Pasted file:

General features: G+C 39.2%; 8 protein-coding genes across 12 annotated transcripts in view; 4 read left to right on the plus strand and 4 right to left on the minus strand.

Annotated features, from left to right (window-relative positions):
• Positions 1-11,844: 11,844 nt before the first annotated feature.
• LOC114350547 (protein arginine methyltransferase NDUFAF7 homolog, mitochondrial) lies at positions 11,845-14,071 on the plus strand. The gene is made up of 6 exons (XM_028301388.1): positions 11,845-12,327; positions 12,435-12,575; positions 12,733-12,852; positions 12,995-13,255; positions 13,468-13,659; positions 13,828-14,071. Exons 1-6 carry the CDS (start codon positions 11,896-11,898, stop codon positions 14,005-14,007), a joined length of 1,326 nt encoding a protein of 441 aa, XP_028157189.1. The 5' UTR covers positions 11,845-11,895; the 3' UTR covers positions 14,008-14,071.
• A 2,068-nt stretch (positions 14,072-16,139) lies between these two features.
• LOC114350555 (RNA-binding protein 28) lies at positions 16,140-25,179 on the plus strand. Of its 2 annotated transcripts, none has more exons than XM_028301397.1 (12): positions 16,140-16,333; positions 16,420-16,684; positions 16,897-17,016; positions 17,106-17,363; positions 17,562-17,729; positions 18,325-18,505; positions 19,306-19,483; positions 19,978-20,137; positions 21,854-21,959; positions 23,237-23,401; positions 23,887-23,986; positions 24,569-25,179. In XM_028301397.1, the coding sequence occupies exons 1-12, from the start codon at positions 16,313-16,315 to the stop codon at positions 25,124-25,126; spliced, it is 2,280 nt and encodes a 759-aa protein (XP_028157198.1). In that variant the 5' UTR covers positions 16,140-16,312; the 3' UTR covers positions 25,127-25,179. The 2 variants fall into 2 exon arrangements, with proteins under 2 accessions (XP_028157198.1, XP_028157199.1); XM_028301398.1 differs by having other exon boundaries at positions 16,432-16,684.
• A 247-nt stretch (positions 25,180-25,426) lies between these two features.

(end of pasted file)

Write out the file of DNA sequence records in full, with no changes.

General features: G+C 39.2%; 8 protein-coding genes across 12 annotated transcripts in view; 4 read left to right on the plus strand and 4 right to left on the minus strand.

Annotated features, from left to right (window-relative positions):
• Positions 1-11,844: 11,844 nt before the first annotated feature.
• LOC114350547 (protein arginine methyltransferase NDUFAF7 homolog, mitochondrial) lies at positions 11,845-14,071 on the plus strand. The gene is made up of 6 exons (XM_028301388.1): positions 11,845-12,327; positions 12,435-12,575; positions 12,733-12,852; positions 12,995-13,255; positions 13,468-13,659; positions 13,828-14,071. Exons 1-6 carry the CDS (start codon positions 11,896-11,898, stop codon positions 14,005-14,007), a joined length of 1,326 nt encoding a protein of 441 aa, XP_028157189.1. The 5' UTR covers positions 11,845-11,895; the 3' UTR covers positions 14,008-14,071.
• A 2,068-nt stretch (positions 14,072-16,139) lies between these two features.
• LOC114350555 (RNA-binding protein 28) lies at positions 16,140-25,179 on the plus strand. Of its 2 annotated transcripts, none has more exons than XM_028301397.1 (12): positions 16,140-16,333; positions 16,420-16,684; positions 16,897-17,016; positions 17,106-17,363; positions 17,562-17,729; positions 18,325-18,505; positions 19,306-19,483; positions 19,978-20,137; positions 21,854-21,959; positions 23,237-23,401; positions 23,887-23,986; positions 24,569-25,179. In XM_028301397.1, the coding sequence occupies exons 1-12, from the start codon at positions 16,313-16,315 to the stop codon at positions 25,124-25,126; spliced, it is 2,280 nt and encodes a 759-aa protein (XP_028157198.1). In that variant the 5' UTR covers positions 16,140-16,312; the 3' UTR covers positions 25,127-25,179. The 2 variants fall into 2 exon arrangements, with proteins under 2 accessions (XP_028157198.1, XP_028157199.1); XM_028301398.1 differs by having other exon boundaries at positions 16,432-16,684.
• A 247-nt stretch (positions 25,180-25,426) lies between these two features.